Overview of Leadership Theory

Overview of Leadership Theory

The Development of Leadership Theory

The Trait Approach

• Effective leaders have certain qualities in common

• Example: intelligence, dependability, sense of responsibility, energy, sociability  (e.g. Stogdill – Ohio State studies)

• ‘Leaders are born, not made’

• Findings not consistent

• Leadership situation not considered

The Style Approach

• Concern for task – the extent to which the leader emphasises the task objectives

• Concern for people – the extent to which the leader emphasises the needs, interests etc. of the group

• Directive leadership – the extent to which the leader makes all the decisions regarding group activity

• Participative leadership – the extent to which the leader shares decision-making concerning group activity

Peter Wright, 1996

Examples of the Style Approach

• The Ohio State Studies – initiating structure (task), consideration (relationship)

• The Michigan Leadership Studies – employee orientation, production orientation

• Decision-making styles – authoritarian/directive, participative/democratic (Lewin et al, 1939; Tannenbaum and Schmidt, 1958)

• The Managerial Grid (Blake and Mouton, 1964, 1978, 1985)

The Style Approach

• People-centred and task-centred behaviour combined is more effective than either people-centred or task-centred behaviour alone in getting results – there is a ‘one best style’ (consultative; 9,9)

• Research findings are ambiguous and inconsistent- effectiveness, satisfaction

• Leaders’ bosses and subordinates are opposite in attitudes towards people and task centredness

• Fail to consider contingencies in the situation

Situational Leadership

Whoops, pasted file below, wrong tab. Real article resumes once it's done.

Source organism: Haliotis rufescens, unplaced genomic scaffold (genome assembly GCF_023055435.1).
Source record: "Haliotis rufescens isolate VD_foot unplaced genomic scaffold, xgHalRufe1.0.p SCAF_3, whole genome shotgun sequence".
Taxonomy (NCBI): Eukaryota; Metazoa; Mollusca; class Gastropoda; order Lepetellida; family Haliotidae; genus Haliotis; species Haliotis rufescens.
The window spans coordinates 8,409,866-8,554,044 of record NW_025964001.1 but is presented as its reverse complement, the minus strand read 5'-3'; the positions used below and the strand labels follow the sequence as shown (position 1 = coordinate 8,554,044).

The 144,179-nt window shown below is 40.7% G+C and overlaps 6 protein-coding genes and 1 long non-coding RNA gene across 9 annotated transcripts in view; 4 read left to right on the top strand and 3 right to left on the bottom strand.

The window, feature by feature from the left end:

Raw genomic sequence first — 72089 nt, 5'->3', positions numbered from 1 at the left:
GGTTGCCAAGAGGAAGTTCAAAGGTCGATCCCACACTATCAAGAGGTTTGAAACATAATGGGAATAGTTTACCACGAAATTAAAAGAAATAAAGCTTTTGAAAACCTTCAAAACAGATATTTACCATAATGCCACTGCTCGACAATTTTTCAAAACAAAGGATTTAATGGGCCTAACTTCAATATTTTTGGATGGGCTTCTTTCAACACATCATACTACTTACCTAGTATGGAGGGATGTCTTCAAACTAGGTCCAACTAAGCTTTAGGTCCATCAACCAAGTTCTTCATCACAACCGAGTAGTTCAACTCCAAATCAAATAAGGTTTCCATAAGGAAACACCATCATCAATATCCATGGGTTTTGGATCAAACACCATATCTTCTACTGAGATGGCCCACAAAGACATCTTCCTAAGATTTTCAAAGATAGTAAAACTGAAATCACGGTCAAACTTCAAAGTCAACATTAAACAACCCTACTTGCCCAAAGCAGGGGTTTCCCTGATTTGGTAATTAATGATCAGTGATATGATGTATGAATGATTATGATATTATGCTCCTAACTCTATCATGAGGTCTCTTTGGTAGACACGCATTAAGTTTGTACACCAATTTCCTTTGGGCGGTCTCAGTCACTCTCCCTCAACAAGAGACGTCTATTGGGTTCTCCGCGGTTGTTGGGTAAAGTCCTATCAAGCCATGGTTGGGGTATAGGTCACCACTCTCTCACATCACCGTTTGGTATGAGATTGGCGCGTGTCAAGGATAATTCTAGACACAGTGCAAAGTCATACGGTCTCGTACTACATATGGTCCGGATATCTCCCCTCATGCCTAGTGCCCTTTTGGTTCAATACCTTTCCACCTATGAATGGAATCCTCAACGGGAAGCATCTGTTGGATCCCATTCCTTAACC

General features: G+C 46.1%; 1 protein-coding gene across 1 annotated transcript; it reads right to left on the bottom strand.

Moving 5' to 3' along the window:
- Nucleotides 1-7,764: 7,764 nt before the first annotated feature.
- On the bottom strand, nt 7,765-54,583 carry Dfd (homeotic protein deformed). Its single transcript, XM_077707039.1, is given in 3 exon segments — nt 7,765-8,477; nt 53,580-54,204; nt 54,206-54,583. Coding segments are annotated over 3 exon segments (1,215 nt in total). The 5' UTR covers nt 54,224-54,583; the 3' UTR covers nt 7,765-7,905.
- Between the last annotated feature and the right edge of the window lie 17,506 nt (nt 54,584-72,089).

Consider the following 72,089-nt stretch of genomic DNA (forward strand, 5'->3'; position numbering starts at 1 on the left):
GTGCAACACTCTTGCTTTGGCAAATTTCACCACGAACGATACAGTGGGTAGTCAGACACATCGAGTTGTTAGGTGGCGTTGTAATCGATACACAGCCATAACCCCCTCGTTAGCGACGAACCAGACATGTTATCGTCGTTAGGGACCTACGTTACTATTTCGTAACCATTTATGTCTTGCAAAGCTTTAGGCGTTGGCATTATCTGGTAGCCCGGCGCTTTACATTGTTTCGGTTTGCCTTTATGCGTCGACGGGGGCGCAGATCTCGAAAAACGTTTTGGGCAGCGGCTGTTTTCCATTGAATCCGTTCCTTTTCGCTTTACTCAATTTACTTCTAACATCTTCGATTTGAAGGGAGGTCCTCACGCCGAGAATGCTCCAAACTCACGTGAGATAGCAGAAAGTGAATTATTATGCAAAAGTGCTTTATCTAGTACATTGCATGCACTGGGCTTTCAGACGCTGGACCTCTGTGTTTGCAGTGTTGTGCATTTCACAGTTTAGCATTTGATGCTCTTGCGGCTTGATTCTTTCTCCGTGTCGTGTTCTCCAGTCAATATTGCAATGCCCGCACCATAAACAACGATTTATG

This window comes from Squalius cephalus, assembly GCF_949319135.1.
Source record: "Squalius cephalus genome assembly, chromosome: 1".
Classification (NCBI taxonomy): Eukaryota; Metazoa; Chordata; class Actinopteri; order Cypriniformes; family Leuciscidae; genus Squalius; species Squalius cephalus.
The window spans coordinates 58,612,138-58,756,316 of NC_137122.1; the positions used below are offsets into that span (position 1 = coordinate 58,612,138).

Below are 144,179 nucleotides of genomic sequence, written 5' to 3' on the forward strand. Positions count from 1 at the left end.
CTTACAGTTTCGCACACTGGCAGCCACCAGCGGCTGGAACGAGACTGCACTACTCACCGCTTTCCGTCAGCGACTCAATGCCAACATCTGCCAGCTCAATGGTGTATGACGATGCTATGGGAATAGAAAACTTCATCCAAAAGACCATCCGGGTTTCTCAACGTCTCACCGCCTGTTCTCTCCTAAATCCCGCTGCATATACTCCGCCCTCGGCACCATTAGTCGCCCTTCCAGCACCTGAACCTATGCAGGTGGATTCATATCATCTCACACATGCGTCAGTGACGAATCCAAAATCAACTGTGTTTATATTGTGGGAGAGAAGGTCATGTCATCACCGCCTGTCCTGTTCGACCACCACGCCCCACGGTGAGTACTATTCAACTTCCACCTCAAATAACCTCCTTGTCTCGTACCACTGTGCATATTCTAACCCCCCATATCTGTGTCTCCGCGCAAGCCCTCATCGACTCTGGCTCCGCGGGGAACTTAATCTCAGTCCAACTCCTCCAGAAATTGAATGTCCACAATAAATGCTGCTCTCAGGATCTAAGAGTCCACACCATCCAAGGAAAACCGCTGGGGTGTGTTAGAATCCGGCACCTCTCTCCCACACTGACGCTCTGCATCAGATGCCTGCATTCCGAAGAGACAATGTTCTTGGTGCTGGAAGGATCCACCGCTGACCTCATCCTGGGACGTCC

‘To be successful in all environments, leaders require a measure of all of the different leadership attributes but their relative importance will be situation and context-dependent.’

RAF ‘Developing Excellence in Leadership’ paper, 2003, p3.

The Contingency Approach

Effectiveness depends of the relationship between the characteristics of the leader, the followers and the situation

3-D Leadership Theory – situational version of managerial grid – Reddin (1966, 1970)

Path-Goal Theory – individual motivation dependent on value they give to a task – House (1971)

Normative Model – decision processes – Vroom, Yetton and Jago

PM Leadership Theory – performance/maintenance – Misumi (1985)

Situational Leadership – Hersey and Blanchard (1982)

Contingency Theory – Fiedler (1967)

What factors determine leadership style?

• Maturity of followers or subordinates

• Existing relationship between them and their leader

• Clarity and structure of the task or work

• The position power and personal power of the leader

• Time available

• Culture

Problems with Situational and Contingency Theories

• Complicated relationship among the variables – complex prescriptions

• Questionable whether the leader can perceive the factors in the situation, decide the right leadership style, and then use it

• Inconsistent research findings

Other Approaches to Leadership